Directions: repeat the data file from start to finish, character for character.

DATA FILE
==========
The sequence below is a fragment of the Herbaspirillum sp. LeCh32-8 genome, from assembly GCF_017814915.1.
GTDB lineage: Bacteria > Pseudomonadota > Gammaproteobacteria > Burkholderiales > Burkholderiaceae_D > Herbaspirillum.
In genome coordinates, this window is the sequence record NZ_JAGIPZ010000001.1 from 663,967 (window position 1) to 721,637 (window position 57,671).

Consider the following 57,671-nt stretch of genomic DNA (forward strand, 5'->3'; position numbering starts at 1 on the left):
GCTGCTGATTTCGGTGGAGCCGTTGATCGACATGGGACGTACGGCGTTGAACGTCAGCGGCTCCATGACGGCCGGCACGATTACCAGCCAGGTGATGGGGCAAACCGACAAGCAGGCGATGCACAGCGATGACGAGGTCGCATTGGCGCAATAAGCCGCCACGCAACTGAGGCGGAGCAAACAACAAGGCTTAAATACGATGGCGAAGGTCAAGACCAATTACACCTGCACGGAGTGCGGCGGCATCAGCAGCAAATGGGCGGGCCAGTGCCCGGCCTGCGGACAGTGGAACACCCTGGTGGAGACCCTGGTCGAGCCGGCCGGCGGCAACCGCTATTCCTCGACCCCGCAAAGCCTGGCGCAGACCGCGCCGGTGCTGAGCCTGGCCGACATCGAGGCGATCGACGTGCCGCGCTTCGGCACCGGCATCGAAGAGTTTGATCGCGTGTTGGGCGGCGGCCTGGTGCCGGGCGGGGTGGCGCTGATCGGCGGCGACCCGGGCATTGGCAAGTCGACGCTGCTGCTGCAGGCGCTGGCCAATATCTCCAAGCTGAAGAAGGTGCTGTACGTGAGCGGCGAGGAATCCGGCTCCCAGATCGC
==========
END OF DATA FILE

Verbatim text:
The sequence below is a fragment of the Herbaspirillum sp. LeCh32-8 genome, from assembly GCF_017814915.1.
GTDB lineage: Bacteria > Pseudomonadota > Gammaproteobacteria > Burkholderiales > Burkholderiaceae_D > Herbaspirillum.
In genome coordinates, this window is the sequence record NZ_JAGIPZ010000001.1 from 663,967 (window position 1) to 721,637 (window position 57,671).

Consider the following 57,671-nt stretch of genomic DNA (forward strand, 5'->3'; position numbering starts at 1 on the left):
GCTGCTGATTTCGGTGGAGCCGTTGATCGACATGGGACGTACGGCGTTGAACGTCAGCGGCTCCATGACGGCCGGCACGATTACCAGCCAGGTGATGGGGCAAACCGACAAGCAGGCGATGCACAGCGATGACGAGGTCGCATTGGCGCAATAAGCCGCCACGCAACTGAGGCGGAGCAAACAACAAGGCTTAAATACGATGGCGAAGGTCAAGACCAATTACACCTGCACGGAGTGCGGCGGCATCAGCAGCAAATGGGCGGGCCAGTGCCCGGCCTGCGGACAGTGGAACACCCTGGTGGAGACCCTGGTCGAGCCGGCCGGCGGCAACCGCTATTCCTCGACCCCGCAAAGCCTGGCGCAGACCGCGCCGGTGCTGAGCCTGGCCGACATCGAGGCGATCGACGTGCCGCGCTTCGGCACCGGCATCGAAGAGTTTGATCGCGTGTTGGGCGGCGGCCTGGTGCCGGGCGGGGTGGCGCTGATCGGCGGCGACCCGGGCATTGGCAAGTCGACGCTGCTGCTGCAGGCGCTGGCCAATATCTCCAAGCTGAAGAAGGTGCTGTACGTGAGCGGCGAGGAATCCGGCTCCCAGATCGC